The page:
Inferior vena caval filters

Utilized in patients with VTE when anticoagulation fails, when anticoagulation is associated with complications or when there is unacceptably high risk with anticoagulation.

Generally accepted that inferior vena cava filter should be inserted in patients with recurrent pulmonary embolism while on full dose anticoagulants for an existing pulmonary embolism.

Inferior vena cava (IVC) filters should be considered in patients with acute PE and absolute contraindications to anticoagulation, as well as in patients with recurrent PE despite therapeutic anticoagulation.

Routine use of IVC filters is not recommended.

Recommendations of the society of interventional radiology, American College o Cardiology, American College of Chest Physicians, American College of Surgeons Committee on Trauma, American Heart Association, Society for VascularSurgery, and Society for Vascular Medicine:

Patients taking therapeutic anticoagulation for acute venous thromboembolism, guidelines recommend against routine inferior vena cava filter placement.

For trauma patients or those undergoing major surgery without known VTE guidelines  suggest against routine IVC filter placement.

In patients with acute VTE and contraindication to anticoagulation, IVC filter placement is suggested.

In patients  with indwelling retrievable type or convertible IVC filters in whom the risk of PE has been mitigated or has resolved, routine IVC filter removal is suggested.

In a randomized controlled trial patients with proximal DVT received therapeutic anticoagulant therapy with unfractionated heparin followed by warfarin, or similar therapy with insertion of an IVC filter: there was a significant decrease in PE in the first 12 days after filter placement, however there was a significant increase in rates of recurrent DVT at two years (Decoussus H et al).

No clinical evidence has demonstrated the placement of an inferior vena cava filter improves prognosis.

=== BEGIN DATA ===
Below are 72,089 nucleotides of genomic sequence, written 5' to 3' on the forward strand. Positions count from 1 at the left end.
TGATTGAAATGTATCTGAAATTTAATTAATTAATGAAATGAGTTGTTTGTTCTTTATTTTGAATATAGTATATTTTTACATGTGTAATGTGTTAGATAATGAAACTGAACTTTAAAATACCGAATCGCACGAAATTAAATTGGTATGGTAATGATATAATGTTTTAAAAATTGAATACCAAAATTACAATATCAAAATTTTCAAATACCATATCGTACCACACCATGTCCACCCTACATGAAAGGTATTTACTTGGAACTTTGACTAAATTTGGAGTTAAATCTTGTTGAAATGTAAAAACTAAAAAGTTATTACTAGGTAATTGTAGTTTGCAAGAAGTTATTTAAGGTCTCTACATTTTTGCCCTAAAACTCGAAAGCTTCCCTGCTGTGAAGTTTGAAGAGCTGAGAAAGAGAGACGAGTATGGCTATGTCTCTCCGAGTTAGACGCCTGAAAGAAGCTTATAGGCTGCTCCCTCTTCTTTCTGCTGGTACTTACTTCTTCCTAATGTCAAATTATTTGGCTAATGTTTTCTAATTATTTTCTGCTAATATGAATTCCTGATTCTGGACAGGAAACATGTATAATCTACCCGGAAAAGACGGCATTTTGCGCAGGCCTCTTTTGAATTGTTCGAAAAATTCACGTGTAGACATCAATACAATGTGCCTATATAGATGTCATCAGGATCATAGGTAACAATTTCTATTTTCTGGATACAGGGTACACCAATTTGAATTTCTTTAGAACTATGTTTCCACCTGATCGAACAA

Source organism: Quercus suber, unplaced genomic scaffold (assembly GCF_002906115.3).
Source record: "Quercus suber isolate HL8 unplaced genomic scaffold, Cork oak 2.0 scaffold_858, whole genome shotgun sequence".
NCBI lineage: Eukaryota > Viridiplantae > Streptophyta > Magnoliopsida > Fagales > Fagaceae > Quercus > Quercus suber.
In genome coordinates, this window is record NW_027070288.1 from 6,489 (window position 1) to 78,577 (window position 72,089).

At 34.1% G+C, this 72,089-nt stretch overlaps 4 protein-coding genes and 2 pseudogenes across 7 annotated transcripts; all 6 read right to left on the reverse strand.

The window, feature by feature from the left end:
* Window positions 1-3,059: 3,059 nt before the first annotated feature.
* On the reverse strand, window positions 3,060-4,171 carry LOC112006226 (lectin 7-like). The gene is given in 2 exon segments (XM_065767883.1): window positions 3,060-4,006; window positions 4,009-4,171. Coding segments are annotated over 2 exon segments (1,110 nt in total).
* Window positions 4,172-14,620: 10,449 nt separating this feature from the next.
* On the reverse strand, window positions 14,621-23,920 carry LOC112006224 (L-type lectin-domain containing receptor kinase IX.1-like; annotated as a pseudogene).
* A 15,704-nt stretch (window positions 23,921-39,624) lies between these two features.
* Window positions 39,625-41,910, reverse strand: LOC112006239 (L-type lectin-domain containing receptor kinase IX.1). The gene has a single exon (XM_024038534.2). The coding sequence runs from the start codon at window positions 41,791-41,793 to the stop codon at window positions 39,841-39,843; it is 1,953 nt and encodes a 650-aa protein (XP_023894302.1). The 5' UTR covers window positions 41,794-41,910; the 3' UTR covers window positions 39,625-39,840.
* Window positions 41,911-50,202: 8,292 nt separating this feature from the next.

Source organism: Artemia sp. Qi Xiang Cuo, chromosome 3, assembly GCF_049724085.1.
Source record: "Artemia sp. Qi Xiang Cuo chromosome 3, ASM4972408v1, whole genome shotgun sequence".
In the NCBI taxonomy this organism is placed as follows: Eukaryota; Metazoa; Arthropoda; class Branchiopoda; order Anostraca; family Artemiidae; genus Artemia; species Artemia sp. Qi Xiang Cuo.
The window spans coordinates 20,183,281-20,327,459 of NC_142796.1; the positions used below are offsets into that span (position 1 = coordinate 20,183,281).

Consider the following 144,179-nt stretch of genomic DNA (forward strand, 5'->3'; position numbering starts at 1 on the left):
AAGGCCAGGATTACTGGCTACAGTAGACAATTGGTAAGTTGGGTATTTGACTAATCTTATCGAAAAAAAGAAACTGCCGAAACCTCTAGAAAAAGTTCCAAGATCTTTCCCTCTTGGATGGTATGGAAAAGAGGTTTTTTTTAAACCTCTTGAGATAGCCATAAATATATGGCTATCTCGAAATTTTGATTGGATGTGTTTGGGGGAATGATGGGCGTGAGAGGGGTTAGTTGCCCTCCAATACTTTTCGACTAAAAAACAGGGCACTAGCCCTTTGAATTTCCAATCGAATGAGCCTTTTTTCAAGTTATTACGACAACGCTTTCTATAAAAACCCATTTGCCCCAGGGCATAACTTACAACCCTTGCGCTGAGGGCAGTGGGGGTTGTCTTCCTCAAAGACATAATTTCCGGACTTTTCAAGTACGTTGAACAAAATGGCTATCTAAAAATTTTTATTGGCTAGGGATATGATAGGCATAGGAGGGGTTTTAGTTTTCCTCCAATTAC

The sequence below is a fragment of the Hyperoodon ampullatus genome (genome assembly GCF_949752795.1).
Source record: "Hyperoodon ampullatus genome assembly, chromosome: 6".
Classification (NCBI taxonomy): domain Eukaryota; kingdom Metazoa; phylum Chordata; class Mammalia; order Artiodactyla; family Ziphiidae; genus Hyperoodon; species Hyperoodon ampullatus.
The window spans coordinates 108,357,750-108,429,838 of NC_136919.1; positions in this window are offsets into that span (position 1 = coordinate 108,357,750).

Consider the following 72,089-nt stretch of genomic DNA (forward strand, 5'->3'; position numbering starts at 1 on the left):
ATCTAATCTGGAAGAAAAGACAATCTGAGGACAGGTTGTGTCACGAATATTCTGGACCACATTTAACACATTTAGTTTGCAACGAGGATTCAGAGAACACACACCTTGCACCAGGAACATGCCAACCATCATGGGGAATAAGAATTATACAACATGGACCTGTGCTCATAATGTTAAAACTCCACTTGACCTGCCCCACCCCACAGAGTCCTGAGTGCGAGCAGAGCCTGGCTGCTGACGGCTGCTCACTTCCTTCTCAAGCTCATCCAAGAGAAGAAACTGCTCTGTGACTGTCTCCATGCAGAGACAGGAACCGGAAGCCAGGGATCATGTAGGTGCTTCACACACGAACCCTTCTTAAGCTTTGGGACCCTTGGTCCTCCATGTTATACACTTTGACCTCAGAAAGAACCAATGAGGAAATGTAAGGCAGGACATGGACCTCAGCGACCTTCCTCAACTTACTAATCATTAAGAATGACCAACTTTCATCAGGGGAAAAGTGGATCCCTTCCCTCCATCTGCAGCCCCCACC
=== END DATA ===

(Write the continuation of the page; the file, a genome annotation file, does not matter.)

Systemic reviews of clinical trials report that placement of an inferior vena cava filter is associated with an absolute risk reduction of 5% of recurrent PE, an absolute risk increase of 2% of DVT, and had no effect on mortality.

New trend is the placement for prophylactic reasons for high risk patients but without diagnosis or symptoms of VTE, and in those who cannot safely be treated with anticoagulants for prophylaxis as would be seen following pelvic or long bone fractures and have undergone surgical repair.

Frequency of recurrent pulmonary embolisms with inferior vena caval filters is 1-5.6%.

Late complications caval thrombosis, leg venous thrombosis and leg edema.

Mortality is markedly reduced in unstable PE patients who receive an IVC filter.

Despite this, the proportion of unstable patients who receive an IVC filter is decreasing.

The largest number of IVC filters continues to be inserted in stable patients, although there is no evidence of a clinically meaningful reduced mortality with IVC filters in stable patients unless age >80 years.

No evidence that insertion of an IVC filter improves survival.

Placement of IVC filter in addition to anticoagulation among patients with proximal deep vein thrombosis significantly reduced risk of recurrent PE compared with anticoagulation alone: this benefit is offset by a greater risk recurrent DVT and lack of effect on all-cause mortality.

Despite lack of randomized controlled trials demonstrating long-term safety and efficacy IVC filter insertion increases each year.

Estimated more than 259,000 IVCs were placed in 2012, and most are presently retrievable filters.

Risks associated with the use of IVC filters include: bleeding, dislodgment, incorrect positioning, local thrombosis and a twofold increase in recurrent lower extremity DVT (Decousus H et al).